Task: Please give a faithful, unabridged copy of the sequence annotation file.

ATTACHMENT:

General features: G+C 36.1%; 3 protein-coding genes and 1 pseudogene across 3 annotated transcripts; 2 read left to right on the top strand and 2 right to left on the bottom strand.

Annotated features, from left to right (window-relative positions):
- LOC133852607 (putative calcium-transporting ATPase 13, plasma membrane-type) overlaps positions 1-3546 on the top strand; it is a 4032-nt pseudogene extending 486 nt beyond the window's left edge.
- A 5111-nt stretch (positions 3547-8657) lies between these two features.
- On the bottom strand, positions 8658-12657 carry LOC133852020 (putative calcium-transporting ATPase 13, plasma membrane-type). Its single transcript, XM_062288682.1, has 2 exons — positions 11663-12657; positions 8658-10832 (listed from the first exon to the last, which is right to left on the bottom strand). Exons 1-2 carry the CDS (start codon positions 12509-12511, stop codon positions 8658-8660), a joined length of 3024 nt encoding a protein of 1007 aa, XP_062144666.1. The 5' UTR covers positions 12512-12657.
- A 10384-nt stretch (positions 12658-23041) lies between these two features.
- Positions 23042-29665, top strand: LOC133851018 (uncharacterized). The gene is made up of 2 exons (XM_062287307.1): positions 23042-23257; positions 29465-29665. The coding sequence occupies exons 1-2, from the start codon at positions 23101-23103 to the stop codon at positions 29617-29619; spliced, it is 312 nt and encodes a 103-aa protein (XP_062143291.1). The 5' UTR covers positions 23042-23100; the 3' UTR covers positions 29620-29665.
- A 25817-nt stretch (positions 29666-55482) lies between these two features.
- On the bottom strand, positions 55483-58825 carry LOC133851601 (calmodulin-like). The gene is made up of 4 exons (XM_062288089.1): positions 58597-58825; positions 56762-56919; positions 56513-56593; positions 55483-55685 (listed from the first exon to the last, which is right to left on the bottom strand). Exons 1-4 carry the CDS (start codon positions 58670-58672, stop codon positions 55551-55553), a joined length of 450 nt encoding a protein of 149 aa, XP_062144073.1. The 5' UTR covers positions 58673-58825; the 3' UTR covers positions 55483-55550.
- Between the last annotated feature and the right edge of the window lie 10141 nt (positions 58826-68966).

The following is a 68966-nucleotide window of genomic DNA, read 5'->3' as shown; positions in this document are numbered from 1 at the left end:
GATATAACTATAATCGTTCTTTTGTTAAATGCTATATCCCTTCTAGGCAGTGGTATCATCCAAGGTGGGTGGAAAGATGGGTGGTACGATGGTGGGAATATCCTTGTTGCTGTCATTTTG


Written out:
General features: G+C 36.1%; 3 protein-coding genes and 1 pseudogene across 3 annotated transcripts; 2 read left to right on the top strand and 2 right to left on the bottom strand.

Annotated features, from left to right (window-relative positions):
- LOC133852607 (putative calcium-transporting ATPase 13, plasma membrane-type) overlaps positions 1-3546 on the top strand; it is a 4032-nt pseudogene extending 486 nt beyond the window's left edge.
- A 5111-nt stretch (positions 3547-8657) lies between these two features.
- On the bottom strand, positions 8658-12657 carry LOC133852020 (putative calcium-transporting ATPase 13, plasma membrane-type). Its single transcript, XM_062288682.1, has 2 exons — positions 11663-12657; positions 8658-10832 (listed from the first exon to the last, which is right to left on the bottom strand). Exons 1-2 carry the CDS (start codon positions 12509-12511, stop codon positions 8658-8660), a joined length of 3024 nt encoding a protein of 1007 aa, XP_062144666.1. The 5' UTR covers positions 12512-12657.
- A 10384-nt stretch (positions 12658-23041) lies between these two features.
- Positions 23042-29665, top strand: LOC133851018 (uncharacterized). The gene is made up of 2 exons (XM_062287307.1): positions 23042-23257; positions 29465-29665. The coding sequence occupies exons 1-2, from the start codon at positions 23101-23103 to the stop codon at positions 29617-29619; spliced, it is 312 nt and encodes a 103-aa protein (XP_062143291.1). The 5' UTR covers positions 23042-23100; the 3' UTR covers positions 29620-29665.
- A 25817-nt stretch (positions 29666-55482) lies between these two features.
- On the bottom strand, positions 55483-58825 carry LOC133851601 (calmodulin-like). The gene is made up of 4 exons (XM_062288089.1): positions 58597-58825; positions 56762-56919; positions 56513-56593; positions 55483-55685 (listed from the first exon to the last, which is right to left on the bottom strand). Exons 1-4 carry the CDS (start codon positions 58670-58672, stop codon positions 55551-55553), a joined length of 450 nt encoding a protein of 149 aa, XP_062144073.1. The 5' UTR covers positions 58673-58825; the 3' UTR covers positions 55483-55550.
- Between the last annotated feature and the right edge of the window lie 10141 nt (positions 58826-68966).

The following is a 68966-nucleotide window of genomic DNA, read 5'->3' as shown; positions in this document are numbered from 1 at the left end:
GATATAACTATAATCGTTCTTTTGTTAAATGCTATATCCCTTCTAGGCAGTGGTATCATCCAAGGTGGGTGGAAAGATGGGTGGTACGATGGTGGGAATATCCTTGTTGCTGTCATTTTG